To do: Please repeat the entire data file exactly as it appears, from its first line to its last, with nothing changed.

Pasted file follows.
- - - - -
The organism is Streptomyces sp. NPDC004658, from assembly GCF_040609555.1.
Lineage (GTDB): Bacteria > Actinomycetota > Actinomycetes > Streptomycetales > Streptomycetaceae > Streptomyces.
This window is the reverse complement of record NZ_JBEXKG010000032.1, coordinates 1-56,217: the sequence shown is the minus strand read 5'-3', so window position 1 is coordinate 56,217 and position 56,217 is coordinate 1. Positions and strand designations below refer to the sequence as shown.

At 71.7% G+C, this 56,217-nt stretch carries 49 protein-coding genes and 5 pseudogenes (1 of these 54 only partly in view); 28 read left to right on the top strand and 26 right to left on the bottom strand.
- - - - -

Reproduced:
The organism is Streptomyces sp. NPDC004658, from assembly GCF_040609555.1.
Lineage (GTDB): Bacteria > Actinomycetota > Actinomycetes > Streptomycetales > Streptomycetaceae > Streptomyces.
This window is the reverse complement of record NZ_JBEXKG010000032.1, coordinates 1-56,217: the sequence shown is the minus strand read 5'-3', so window position 1 is coordinate 56,217 and position 56,217 is coordinate 1. Positions and strand designations below refer to the sequence as shown.

At 71.7% G+C, this 56,217-nt stretch carries 49 protein-coding genes and 5 pseudogenes (1 of these 54 only partly in view); 28 read left to right on the top strand and 26 right to left on the bottom strand.